Profiles in Medicine:
Dr. Jane Aronson
For Jane Aronson, being an infectious disease specialist isn’t enough. Neither is being a pediatrician whose practice is totally devoted to orphans and adopted children. Nor is founding a multi-million dollar foundation, Worldwide Orphans that has programs in a dozen countries and has helped thousands of children. Jane Aronson wants to improve the health and education of all children, particularly those inflicted with HIV/AIDS.
Being a pediatrician empowers her to focus on a child’s “holistic” health, she said in an interview with Education Update. Providing medicine isn’t enough if children are without proper food, shelter, and education, she contends. Aronson studied medicine after teaching high school biology for 10 years and built her Manhattan-based practice around treating children who’d been adopted from overseas. She assesses medical records of children in overseas orphanages, vaccinates adults collecting children from abroad, and counsels families of adopted children.
Yet despite the success of her practice, she knew there was more she could do. In 1997, she founded WWO, to address the needs of thousands of children living in orphanages who weren’t being adopted. Through the foundation, Aronson established training programs for health professionals and orphanage caregivers in countries in Asia, Africa, and Eastern Europe. WWO sponsors volunteers, called Orphan Rangers, who work with local staffs. A Granny Program trains women from the communities to work one-on-one with an orphan, providing early intervention crucial to child development. WWO partners with UNICEF and the US Agency for International Development to provide anti-retroviral drugs. In Ethiopia, WWO has created a school that includes classes in art and theater and has organized an orphan soccer league. This summer, five New York high school students will become junior Orphan Rangers there, conducting recreational and enrichment activities, including teaching English, art, music, dance and sports.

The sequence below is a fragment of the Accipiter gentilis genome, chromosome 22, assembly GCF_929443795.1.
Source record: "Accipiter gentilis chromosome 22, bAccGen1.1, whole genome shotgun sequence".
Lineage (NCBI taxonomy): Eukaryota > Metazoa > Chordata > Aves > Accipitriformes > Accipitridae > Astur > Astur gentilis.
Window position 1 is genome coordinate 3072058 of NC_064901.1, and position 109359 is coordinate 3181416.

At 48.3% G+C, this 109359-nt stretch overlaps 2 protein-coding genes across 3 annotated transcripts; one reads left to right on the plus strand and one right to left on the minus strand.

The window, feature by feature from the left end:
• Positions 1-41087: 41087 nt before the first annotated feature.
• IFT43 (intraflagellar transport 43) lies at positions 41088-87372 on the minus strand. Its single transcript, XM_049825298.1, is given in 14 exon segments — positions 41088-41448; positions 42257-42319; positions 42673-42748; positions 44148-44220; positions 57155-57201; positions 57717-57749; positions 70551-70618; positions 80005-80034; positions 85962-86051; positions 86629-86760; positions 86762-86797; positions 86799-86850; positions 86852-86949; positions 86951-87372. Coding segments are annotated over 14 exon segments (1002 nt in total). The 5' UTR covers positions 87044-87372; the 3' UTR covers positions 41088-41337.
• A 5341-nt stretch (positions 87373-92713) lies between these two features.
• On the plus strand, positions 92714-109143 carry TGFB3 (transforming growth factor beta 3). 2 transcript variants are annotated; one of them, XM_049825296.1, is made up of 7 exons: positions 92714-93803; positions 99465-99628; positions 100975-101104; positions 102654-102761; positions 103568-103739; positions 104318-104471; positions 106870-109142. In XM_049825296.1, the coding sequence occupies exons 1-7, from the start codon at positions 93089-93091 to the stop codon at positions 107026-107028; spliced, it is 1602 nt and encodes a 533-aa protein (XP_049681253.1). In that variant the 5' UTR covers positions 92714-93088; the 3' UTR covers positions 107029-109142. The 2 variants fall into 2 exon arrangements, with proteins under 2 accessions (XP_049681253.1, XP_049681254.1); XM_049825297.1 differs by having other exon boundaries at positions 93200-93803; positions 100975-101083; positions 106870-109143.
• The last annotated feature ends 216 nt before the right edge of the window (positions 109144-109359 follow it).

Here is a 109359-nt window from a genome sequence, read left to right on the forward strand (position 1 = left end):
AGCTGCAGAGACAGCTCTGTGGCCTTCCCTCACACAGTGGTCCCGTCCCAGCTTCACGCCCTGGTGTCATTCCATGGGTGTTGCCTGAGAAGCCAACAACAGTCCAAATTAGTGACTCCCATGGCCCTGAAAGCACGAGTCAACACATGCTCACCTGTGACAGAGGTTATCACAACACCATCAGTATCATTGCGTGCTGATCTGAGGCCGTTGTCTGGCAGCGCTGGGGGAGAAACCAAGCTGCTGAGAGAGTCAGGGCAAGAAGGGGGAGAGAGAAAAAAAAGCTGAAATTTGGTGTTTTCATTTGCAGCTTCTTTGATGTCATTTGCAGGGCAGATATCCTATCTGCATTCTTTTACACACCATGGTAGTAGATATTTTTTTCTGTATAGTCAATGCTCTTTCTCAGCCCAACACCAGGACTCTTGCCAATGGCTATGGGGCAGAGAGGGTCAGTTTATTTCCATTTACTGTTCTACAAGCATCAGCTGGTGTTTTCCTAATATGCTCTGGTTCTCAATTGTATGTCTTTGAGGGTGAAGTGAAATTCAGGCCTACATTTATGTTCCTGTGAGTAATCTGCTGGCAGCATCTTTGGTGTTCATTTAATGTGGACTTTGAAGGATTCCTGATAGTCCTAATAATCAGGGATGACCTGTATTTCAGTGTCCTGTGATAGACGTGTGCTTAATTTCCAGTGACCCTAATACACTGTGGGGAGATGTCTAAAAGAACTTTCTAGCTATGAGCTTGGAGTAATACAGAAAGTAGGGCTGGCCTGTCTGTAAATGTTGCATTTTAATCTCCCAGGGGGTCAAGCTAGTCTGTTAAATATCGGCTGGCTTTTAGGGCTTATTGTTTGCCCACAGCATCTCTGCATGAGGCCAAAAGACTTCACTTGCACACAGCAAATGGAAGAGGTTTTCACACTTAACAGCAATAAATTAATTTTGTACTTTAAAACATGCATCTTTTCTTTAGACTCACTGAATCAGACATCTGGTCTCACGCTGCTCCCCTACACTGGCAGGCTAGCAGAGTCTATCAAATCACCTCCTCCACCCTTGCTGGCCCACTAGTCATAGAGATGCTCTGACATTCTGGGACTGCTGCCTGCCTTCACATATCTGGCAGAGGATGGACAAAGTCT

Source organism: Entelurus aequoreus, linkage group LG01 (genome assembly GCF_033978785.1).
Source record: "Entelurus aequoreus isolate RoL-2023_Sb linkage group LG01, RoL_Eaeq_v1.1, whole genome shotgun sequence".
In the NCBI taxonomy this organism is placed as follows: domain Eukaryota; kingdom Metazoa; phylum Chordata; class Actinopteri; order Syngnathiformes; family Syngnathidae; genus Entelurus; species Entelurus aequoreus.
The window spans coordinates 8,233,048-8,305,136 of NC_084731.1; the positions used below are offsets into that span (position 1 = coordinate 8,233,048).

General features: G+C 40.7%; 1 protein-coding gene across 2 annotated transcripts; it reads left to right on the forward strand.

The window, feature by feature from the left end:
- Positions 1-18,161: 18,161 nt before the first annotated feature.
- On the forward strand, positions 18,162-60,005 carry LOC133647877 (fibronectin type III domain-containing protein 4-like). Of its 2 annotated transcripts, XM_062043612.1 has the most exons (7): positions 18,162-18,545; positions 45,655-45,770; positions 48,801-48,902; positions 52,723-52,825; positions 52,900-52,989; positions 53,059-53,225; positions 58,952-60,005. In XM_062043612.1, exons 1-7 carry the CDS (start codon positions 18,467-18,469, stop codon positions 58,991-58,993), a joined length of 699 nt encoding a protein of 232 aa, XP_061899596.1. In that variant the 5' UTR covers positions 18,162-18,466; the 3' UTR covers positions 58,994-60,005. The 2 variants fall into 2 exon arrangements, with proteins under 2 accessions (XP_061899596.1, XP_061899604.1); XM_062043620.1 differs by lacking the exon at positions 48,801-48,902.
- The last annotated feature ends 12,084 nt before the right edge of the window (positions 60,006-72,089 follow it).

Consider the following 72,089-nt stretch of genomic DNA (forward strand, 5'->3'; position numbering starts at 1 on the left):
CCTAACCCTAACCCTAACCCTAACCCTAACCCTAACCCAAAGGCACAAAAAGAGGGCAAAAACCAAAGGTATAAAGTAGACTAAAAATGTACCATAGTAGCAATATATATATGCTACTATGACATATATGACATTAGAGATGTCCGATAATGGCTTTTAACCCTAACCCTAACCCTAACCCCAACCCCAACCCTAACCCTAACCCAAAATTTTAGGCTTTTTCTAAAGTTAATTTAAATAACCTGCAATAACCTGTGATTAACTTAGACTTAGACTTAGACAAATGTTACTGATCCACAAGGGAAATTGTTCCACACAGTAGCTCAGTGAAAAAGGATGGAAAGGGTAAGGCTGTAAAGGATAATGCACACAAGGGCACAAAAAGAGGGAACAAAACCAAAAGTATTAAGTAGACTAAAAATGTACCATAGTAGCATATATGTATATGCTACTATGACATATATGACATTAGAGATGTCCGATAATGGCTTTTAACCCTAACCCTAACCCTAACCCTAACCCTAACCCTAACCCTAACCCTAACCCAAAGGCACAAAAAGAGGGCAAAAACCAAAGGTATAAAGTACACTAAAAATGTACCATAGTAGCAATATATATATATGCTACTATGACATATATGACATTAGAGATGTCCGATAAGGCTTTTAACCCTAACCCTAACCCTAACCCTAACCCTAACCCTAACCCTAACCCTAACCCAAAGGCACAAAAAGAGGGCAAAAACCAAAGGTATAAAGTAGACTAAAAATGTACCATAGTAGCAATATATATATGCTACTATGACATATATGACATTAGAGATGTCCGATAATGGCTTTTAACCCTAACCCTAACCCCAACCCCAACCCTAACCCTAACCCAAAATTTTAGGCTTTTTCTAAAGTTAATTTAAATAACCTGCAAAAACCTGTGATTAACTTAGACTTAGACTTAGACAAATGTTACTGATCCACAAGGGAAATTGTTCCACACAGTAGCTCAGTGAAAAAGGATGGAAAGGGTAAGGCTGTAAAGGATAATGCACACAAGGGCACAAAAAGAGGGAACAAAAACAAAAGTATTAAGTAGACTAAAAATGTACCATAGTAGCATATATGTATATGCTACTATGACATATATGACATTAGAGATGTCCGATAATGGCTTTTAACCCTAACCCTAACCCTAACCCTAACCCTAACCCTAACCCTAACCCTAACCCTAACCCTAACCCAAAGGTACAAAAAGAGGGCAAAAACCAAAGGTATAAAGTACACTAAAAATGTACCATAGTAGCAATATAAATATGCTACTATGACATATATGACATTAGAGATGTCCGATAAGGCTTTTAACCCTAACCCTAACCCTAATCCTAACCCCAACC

Removing the stigma of AIDS continues to be a major hurdle WWO faces. “A lot of people think all we have to do is give medicine. The public in these countries needs to be educated the way we’ve been educated here,” said Aronson. WWO works at bringing people into clinics, and showing that children can live meaningful, healthy lives. People infected with HIV/AIDS must tell their stories, “one person, one village at a time,” said Aronson.
At its second gala fundraising event this past October, WWO raised over $1 million and has attracted attention from celebrities such as Bill Clinton and Angelina Jolie. Aronson, while welcoming the attention, insists that the mission remain focused on helping children live better lives around the world, noting that she’s discussing plans to extend WWO’s services in Ecuador and Guatemala.
Aronson cringes at the amount of “greed and lack of compassion” that pervades society. From an early age, she’s instilled in her three adopted children the Jewish tradition of charity, Tzedakah, and involves them in community service. Growing up in Long Island, she watched as her father, a grocer, sold on credit to poor families and remembers the living conditions people endured. The indignity she witnessed as a child, she sees in orphanages, and compels her to effect change. “It drives me to do more,” she confessed.
For more information about Dr. Jane Aronson and WWO, go to www.orphandoctor.com or www.wwo.org.